This post summarizes my first experiments in using Movesense sensor attached to a flying disc.
Published on January 13, 2019 by Hartti
5 min READ
During the 30 years I have played ultimate, I have always marveled how beautiful the flight of a frisbee is. So one could guess that when I got a couple of Movesense sensors in my hands, my first experiment had be to find out what the data from a flying disc throw looks like.
The Movesense sensor is a programmable, nicely packaged Bluetooth (BLE) capable small device, which (among others) contains 9-axis motion sensor (Accelerometer, Gyro and Magnetometer). Additionally, Suunto has developed an API to communicate with the device, which makes it a great experimentation & development platform.
The first task was to get the device attached to the disc. Luckily Movesense sensor contains two metal “legs”. My solution was to drill a couple of holes symmetrically around the center of an old disc and snap the sensor legs through these holes to hand on the bottom side of the disc. Based on my vague memories of high-school physics classes, bottom side would be aerodynamically better to (read: affect less) the flying characteristics of the disc. See the photos below of my setup.
As a result the top of the disc had two slight bumps in there as the legs of the device went all the way through the disc. The bumps were however minor and I hoped that the effect on flight of the disc would be minor.
Note to myself: Test if the device affects the flight differently when attached on the top of the disc.
The 10 additional grams on the 175-gram disc made the disc feel heavier and I had to mentally adjust my throws a little higher, but after a couple of throws the disc felt ok.
My simple hack to get the data out from the device was to use the sample mobile phone app provided by Suunto and stream the data during the throws to the phone and get the data later off the phone. This involves quite a few preparatory steps, as I had to build the iOS app from the source code and get it on the phone (quite ok description of the process is in here). I have described the steps to get the data off the phone in a separate article.
This is how 14 right-handed backhand throws and catches look like in the eyes of a gyroscope (sample rate is 104Hz). The throws were quite relaxed and the throwing distance was about 10 meters. The disc was dropped once. That drop caused the chaos-like data between the 9th and 10th throws.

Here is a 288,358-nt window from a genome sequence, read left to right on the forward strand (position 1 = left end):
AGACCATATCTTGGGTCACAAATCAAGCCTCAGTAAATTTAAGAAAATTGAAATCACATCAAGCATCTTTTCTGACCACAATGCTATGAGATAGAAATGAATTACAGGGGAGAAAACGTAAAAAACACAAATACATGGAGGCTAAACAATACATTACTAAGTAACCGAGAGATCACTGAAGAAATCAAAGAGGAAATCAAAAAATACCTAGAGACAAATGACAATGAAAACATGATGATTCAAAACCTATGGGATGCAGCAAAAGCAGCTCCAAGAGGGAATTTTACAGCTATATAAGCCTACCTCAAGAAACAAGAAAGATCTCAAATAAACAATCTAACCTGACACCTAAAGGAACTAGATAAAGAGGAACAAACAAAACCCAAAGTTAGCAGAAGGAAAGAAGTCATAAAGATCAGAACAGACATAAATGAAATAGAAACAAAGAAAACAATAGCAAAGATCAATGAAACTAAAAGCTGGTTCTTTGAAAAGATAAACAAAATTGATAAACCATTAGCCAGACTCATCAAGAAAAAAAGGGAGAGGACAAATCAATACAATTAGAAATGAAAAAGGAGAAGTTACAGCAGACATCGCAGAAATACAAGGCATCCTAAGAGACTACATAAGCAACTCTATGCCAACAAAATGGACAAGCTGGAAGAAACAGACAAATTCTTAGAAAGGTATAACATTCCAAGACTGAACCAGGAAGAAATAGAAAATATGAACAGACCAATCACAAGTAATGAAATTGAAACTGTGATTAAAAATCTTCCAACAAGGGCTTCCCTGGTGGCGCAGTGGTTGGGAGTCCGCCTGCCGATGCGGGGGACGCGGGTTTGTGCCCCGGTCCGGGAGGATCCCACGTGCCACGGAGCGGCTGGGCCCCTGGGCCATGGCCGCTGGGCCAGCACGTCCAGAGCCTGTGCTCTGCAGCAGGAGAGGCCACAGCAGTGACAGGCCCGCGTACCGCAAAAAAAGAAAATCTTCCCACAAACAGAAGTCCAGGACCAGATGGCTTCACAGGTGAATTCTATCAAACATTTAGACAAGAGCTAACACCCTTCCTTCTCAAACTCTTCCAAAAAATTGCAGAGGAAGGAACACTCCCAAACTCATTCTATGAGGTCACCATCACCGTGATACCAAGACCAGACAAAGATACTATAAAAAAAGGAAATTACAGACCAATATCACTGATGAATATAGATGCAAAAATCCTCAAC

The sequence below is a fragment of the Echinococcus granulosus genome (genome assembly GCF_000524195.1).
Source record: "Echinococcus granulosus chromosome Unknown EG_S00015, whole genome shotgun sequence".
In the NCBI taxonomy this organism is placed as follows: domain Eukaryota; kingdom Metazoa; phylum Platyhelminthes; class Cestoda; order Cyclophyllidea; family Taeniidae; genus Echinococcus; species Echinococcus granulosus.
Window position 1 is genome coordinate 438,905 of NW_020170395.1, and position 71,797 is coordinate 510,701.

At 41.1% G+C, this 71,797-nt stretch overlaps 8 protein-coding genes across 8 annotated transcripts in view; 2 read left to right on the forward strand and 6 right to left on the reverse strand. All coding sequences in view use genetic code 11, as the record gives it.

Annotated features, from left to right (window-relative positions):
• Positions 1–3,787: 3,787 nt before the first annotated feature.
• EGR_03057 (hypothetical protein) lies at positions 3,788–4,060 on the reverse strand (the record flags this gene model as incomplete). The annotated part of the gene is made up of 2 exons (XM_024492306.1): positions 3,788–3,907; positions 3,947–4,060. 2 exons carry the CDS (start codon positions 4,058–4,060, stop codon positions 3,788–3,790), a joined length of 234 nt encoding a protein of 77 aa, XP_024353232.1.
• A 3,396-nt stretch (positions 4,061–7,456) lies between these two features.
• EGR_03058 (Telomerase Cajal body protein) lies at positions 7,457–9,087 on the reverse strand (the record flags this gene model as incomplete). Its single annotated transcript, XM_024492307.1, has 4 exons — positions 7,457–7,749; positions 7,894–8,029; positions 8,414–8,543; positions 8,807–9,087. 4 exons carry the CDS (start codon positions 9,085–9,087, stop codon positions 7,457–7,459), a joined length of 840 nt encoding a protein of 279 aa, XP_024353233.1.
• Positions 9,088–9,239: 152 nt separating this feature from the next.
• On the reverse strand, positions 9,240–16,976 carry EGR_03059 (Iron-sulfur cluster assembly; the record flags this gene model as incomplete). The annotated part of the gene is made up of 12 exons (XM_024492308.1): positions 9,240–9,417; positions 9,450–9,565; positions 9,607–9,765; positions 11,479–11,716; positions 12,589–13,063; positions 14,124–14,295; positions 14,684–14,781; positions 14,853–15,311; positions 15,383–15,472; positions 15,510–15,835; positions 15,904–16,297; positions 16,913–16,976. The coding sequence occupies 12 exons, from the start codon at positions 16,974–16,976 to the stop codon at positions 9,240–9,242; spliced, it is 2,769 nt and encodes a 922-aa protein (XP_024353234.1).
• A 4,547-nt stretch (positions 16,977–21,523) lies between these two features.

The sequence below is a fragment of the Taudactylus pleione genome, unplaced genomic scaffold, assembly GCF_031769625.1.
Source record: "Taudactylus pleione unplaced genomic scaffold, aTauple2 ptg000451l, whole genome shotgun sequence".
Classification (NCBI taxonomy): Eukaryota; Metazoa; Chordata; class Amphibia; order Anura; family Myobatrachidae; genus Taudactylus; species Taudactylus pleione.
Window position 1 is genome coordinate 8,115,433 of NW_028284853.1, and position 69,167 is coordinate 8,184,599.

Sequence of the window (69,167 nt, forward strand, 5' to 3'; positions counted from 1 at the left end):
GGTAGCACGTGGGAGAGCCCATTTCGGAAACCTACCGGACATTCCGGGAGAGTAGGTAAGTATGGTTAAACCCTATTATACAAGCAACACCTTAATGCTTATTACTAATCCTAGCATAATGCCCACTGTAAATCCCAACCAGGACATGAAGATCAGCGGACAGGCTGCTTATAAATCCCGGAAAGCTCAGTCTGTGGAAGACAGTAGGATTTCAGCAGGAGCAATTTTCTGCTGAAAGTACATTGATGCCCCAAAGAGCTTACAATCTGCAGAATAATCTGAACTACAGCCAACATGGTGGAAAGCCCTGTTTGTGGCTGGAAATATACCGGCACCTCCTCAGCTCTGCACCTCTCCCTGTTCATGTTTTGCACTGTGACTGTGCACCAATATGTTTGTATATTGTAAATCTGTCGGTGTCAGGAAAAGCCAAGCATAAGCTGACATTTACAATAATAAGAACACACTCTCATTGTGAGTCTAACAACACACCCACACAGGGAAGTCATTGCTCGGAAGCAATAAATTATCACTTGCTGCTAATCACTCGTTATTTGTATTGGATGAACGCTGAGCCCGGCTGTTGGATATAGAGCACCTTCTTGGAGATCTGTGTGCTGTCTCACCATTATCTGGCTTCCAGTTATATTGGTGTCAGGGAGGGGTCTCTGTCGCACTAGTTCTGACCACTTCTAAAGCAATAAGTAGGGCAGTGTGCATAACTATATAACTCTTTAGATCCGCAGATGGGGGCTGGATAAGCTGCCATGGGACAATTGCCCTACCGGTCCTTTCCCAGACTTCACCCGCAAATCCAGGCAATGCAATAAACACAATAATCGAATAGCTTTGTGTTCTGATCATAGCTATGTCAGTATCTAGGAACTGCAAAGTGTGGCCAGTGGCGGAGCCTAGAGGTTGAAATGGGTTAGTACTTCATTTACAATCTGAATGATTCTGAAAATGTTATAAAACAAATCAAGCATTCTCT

Not surprisingly the throws can be easily distinguished as the z-axis rotation values are high and stable for a while. But wait! Why are the rotation “peaks” completely level on some throws and in some throws the rotation seems to decrease slightly during the flight?
Well, that’s because during some of the throws the disc spun so fast that the Movesense gyro maxxed out. The maximum value for the gyro on the Movesense device seems to be 2293.47998 degrees, which translates roughly to 6.4 revolutions per second (Hz). This means that in my test the disc rotated faster than 6.4 times per second in 11 of the throws, and I still did not have a clue how fast the disc really rotates during a normal throw.
However, in this initial data set there are 3 throws where the gyroscope provided some useful data to calculate the rate of change of the speed of revolutions of a normal throw (of course this can be affected by the device attached to the flying disc, so I am not stating that this is the correct value for a normal ultimate disc). The rate of change of angular velocity seems to be roughly between -0.84 and -1.01 rad/sˆ2 (or in other words, the disc’s rotation slows down 0.13–0.16 revolutions per every second).
Thanks to the magnetometer, which is also available on Movesense device, we can estimate the rotation for those throws were the gyro maxxed out. Here is the magnetometer data from the same 14 throws.
The throws are again clearly visible as quick oscillations on all axis. Below you can see the graph for one throw only. The rotation creates a quite nice sin-wave looking oscillations, right?
With some manual data analysis (mark the local maxima of the oscillations and then divide the number of oscillations during one throw with the time interval between the last and first oscillations), I concluded that the fastest rotation was on the ninth throw — about 8.5 Hz. I also calculated the rotation using magnetometer data for the three throws for which I had useful gyrsocope data and the results matched quite nicely. So far so good.
The one thing which bothered me a little is the varying amplitude of magnetometer oscillations between the throws going opposite directions. (The amplitude of the oscillations is larger on all axis for odd-numbered throws than on even-numbered throws — check it yourself!) I later asked this from a person way more knowledgeable about magnetometer data and he was able to explain the data to me. Unfortunately I did not write the explanation down, so I need to study that issue more to be able to describe the phenomenon myself.
Note that I did also record the accelerometer data for these first 14 throws, but that does not help in finding out the maximum rotation. I am planning to study the accelerometer data in future posts to see the differences in backhands, forehands and hammers.
As the new firmware version for Movesense device (1.8.0) contains much improved and more reliable Bluetooth streaming I decided to wait until that version is available to continue my tests. I was recently able to update the device firmware using iPhone, so I should get more data soon to carry out tests like: